LATEST NEWS

November 2022 Newsletter: Classroom Acoustics now Code Protected!

An acoustic environment that is conducive to learning requires low ambient sound levels and a high degree of speech intelligibility. Prior to 2021, unless a school was pursuing LEED or had adopted ANSI S12.60-2010 Acoustical Performance Criteria, Design Requirement, and Guidelines for Schools, classroom acoustics were guidelines, not requirements. That all changed with the 2021 International Building Code (IBC) which has incorporated Enhanced Acoustics for Classrooms criteria. Read on to brush up on the new requirements as more schools and states begin to adopt the most recent IBC.

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October 2022 Newsletter: National Protect Your Hearing Month #NPYHM

October can be a great month for sports nuts; if the stars align, all the major sports franchises in your city can be playing at the same time. In Philadelphia, the Eagles are off to a great start, the Phillies and Union are in the playoffs, and the Sixers and Flyers just kicked off their seasons. And if you have ever been to a Philadelphia sporting event, you know that sound levels can be extreme. Read on for a few tips that can help protect your ears from these sources and preserve them to enjoy one of our many well-designed acoustics projects.

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Richmond Elementary School Upgrades

Metropolitan was one of the lucky companies that recently got to work on this huge $18M upgrade for Richmond Elementary School. Richmond Elementary now has five new classrooms, upgraded electricity, a new paint job, LED lighting, and, for the first

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September 2022 Newsletter: Multifamily Offices

The pandemic has changed our work environment. Many people are working under a hybrid model – a few days per week from their office and a few from home; others are completely remote. While these work paradigms vary across industries, working from home (WFH) is now more common than ever and here to stay. Read on to learn more about how WFH is reshaping the acoustical landscape of our dwellings.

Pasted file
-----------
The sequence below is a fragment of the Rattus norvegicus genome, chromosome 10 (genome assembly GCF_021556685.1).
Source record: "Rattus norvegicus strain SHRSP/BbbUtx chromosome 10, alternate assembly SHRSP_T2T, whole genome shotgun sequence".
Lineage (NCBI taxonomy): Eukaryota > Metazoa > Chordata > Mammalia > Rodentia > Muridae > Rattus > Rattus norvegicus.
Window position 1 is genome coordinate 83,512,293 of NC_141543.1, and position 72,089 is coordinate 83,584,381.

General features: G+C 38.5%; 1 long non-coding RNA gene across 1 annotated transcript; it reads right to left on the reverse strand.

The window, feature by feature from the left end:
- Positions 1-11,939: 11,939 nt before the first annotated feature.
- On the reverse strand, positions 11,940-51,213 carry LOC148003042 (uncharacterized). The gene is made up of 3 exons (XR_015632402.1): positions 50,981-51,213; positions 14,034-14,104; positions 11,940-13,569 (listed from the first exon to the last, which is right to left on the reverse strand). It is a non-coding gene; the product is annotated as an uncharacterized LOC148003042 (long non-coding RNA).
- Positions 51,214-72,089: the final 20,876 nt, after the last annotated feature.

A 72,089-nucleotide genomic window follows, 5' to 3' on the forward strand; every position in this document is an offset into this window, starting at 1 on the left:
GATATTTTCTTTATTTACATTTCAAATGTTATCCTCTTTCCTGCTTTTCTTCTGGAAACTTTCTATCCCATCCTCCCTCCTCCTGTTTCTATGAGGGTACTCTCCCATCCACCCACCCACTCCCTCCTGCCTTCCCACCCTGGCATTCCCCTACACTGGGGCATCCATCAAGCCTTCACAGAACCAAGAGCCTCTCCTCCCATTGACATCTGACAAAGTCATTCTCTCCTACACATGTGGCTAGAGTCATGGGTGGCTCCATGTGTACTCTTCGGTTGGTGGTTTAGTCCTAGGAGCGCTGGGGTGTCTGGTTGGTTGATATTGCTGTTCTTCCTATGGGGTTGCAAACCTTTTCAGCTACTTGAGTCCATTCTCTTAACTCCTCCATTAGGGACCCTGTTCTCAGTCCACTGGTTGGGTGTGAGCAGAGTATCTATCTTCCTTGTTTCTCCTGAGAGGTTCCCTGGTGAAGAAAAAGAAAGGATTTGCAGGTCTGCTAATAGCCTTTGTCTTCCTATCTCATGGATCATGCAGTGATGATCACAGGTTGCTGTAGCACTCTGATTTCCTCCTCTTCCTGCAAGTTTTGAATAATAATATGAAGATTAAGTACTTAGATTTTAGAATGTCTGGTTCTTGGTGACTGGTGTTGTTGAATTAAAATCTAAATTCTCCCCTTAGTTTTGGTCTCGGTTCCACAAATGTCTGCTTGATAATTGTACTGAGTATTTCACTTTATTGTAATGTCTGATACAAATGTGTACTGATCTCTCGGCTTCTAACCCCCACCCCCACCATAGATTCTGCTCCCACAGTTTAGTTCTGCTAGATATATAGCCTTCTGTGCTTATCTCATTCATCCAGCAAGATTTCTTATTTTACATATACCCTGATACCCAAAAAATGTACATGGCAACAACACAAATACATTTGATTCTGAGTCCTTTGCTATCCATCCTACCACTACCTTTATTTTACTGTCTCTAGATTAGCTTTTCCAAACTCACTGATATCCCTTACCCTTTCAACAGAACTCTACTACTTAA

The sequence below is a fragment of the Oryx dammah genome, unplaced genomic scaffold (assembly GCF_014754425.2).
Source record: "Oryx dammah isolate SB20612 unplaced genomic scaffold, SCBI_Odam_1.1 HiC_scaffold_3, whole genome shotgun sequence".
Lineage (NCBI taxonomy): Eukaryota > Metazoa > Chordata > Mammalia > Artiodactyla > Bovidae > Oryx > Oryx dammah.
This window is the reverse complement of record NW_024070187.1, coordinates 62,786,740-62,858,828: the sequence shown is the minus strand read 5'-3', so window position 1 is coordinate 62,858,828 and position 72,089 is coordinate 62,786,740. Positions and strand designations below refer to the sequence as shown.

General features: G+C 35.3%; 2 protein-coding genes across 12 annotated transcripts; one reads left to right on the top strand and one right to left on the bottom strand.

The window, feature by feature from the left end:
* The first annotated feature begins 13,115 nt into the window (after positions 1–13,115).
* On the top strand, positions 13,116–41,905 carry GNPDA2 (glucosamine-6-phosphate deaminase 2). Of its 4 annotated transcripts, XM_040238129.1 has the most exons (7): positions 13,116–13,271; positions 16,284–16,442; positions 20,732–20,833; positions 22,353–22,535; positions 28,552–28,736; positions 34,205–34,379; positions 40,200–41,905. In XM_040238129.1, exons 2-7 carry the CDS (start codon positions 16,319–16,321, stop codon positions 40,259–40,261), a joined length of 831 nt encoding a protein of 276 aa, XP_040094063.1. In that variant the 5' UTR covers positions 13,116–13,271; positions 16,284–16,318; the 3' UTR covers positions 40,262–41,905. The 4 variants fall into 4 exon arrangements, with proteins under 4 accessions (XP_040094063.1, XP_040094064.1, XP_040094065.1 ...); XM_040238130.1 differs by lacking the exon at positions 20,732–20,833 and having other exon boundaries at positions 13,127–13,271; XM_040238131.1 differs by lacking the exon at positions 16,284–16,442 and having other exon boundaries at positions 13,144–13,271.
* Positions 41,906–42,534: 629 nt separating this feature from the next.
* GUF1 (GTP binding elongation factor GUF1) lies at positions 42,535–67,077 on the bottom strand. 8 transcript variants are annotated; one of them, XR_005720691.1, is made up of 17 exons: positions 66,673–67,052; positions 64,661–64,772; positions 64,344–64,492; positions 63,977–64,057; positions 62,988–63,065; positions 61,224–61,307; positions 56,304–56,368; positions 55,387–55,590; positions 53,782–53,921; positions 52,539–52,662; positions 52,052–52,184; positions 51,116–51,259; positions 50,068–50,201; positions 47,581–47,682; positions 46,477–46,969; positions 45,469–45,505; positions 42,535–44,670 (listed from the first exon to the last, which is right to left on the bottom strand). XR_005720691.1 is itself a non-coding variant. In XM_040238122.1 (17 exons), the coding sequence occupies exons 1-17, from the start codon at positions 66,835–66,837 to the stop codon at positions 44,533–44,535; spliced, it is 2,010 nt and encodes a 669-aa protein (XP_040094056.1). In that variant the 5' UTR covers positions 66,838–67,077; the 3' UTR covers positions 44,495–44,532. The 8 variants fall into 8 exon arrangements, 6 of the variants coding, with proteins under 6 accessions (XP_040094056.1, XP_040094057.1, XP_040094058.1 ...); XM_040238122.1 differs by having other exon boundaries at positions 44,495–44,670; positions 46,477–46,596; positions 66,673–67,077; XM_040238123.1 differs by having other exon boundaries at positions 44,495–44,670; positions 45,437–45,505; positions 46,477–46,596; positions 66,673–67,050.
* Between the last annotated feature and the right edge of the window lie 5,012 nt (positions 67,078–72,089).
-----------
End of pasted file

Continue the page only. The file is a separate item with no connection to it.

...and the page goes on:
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Calder Gardens

Metropolitan is working on an exciting project! There has been a lot of buzz about the new Calder Gardens. Recently, the project had write-ups in both The Philadelphia Inquirer and The New York Times. It is scheduled to open to the public at the end of 2024. Make sure you go check out this masterpiece dedicated to the art of Philadelphian Alexander Calder.

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August 2022 Newsletter: Keep on Truckin’

The distribution center industry has seen significant growth over the last few years due in large part to the pandemic and its effect on e-commerce. Many new facilities are being built, often close to residential areas, to fulfill last mile logistics. While it may seem like a good idea to have distribution centers close to the residential areas they serve for quick package delivery, this can result in someone’s backyard sounding like a trucking facility at all hours of the day. Read on to learn more about how sound from these distribution centers can be modeled and mitigated.

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Two New School Projects!

Metropolitan Acoustics wrapped up two school projects located in the West Windsor Plainsboro School District in New Jersey. The first project involved extensive renovations and an addition to Community Middle School.

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Community College of Philadelphia Career & Advanced Technology Center

The new Community College of Philadelphia Career & Advanced Technology Center is coming on line this fall for students. The building provides training for many trades including automotive repair, dental assistants, and medical and science training. Metropolitan Acoustics was the acoustical consultant on this project and provided services of interior room acoustics, interior sound isolation, and mechanical system noise and vibration control.

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July 2022 Newsletter: A Web of Vibes

In previous newsletters, we have discussed animals such as dolphins and bats that are able to “see” with their hearing, a process known as echolocation, in which the animal can map their environment by sensing sound reflected back to them. There are animals, however, that utilize sound in a slightly different manner – not so much by “hearing” sound waves, but by feeling their vibrations. Read on to learn about audible arachnids.

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